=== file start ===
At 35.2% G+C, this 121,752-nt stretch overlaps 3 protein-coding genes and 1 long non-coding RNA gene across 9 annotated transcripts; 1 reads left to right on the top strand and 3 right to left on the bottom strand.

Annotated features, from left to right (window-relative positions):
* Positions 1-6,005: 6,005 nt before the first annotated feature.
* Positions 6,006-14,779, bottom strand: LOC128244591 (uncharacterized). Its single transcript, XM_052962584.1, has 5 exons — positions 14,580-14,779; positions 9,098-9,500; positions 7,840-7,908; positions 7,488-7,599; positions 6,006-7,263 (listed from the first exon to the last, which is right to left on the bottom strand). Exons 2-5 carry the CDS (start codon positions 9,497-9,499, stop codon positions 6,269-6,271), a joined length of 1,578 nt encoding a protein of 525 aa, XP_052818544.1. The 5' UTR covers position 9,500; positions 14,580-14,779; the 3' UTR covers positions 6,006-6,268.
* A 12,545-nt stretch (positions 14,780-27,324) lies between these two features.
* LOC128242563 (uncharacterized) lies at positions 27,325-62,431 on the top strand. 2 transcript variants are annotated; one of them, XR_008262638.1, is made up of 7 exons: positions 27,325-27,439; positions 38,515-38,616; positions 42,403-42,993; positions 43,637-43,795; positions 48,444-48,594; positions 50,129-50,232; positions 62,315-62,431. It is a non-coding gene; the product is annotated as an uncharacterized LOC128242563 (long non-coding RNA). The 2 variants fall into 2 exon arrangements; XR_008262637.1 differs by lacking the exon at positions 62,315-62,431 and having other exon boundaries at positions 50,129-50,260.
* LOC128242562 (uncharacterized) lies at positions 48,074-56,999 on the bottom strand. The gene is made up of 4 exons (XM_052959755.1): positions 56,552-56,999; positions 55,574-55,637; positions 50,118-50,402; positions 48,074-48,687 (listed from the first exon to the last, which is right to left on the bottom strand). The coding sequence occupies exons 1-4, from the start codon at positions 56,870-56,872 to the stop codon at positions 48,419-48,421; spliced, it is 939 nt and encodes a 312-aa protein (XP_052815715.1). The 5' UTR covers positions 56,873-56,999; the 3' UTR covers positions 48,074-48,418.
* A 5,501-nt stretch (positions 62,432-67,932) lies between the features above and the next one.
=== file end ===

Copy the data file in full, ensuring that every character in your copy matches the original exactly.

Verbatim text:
At 35.2% G+C, this 121,752-nt stretch overlaps 3 protein-coding genes and 1 long non-coding RNA gene across 9 annotated transcripts; 1 reads left to right on the top strand and 3 right to left on the bottom strand.

Annotated features, from left to right (window-relative positions):
* Positions 1-6,005: 6,005 nt before the first annotated feature.
* Positions 6,006-14,779, bottom strand: LOC128244591 (uncharacterized). Its single transcript, XM_052962584.1, has 5 exons — positions 14,580-14,779; positions 9,098-9,500; positions 7,840-7,908; positions 7,488-7,599; positions 6,006-7,263 (listed from the first exon to the last, which is right to left on the bottom strand). Exons 2-5 carry the CDS (start codon positions 9,497-9,499, stop codon positions 6,269-6,271), a joined length of 1,578 nt encoding a protein of 525 aa, XP_052818544.1. The 5' UTR covers position 9,500; positions 14,580-14,779; the 3' UTR covers positions 6,006-6,268.
* A 12,545-nt stretch (positions 14,780-27,324) lies between these two features.
* LOC128242563 (uncharacterized) lies at positions 27,325-62,431 on the top strand. 2 transcript variants are annotated; one of them, XR_008262638.1, is made up of 7 exons: positions 27,325-27,439; positions 38,515-38,616; positions 42,403-42,993; positions 43,637-43,795; positions 48,444-48,594; positions 50,129-50,232; positions 62,315-62,431. It is a non-coding gene; the product is annotated as an uncharacterized LOC128242563 (long non-coding RNA). The 2 variants fall into 2 exon arrangements; XR_008262637.1 differs by lacking the exon at positions 62,315-62,431 and having other exon boundaries at positions 50,129-50,260.
* LOC128242562 (uncharacterized) lies at positions 48,074-56,999 on the bottom strand. The gene is made up of 4 exons (XM_052959755.1): positions 56,552-56,999; positions 55,574-55,637; positions 50,118-50,402; positions 48,074-48,687 (listed from the first exon to the last, which is right to left on the bottom strand). The coding sequence occupies exons 1-4, from the start codon at positions 56,870-56,872 to the stop codon at positions 48,419-48,421; spliced, it is 939 nt and encodes a 312-aa protein (XP_052815715.1). The 5' UTR covers positions 56,873-56,999; the 3' UTR covers positions 48,074-48,418.
* A 5,501-nt stretch (positions 62,432-67,932) lies between the features above and the next one.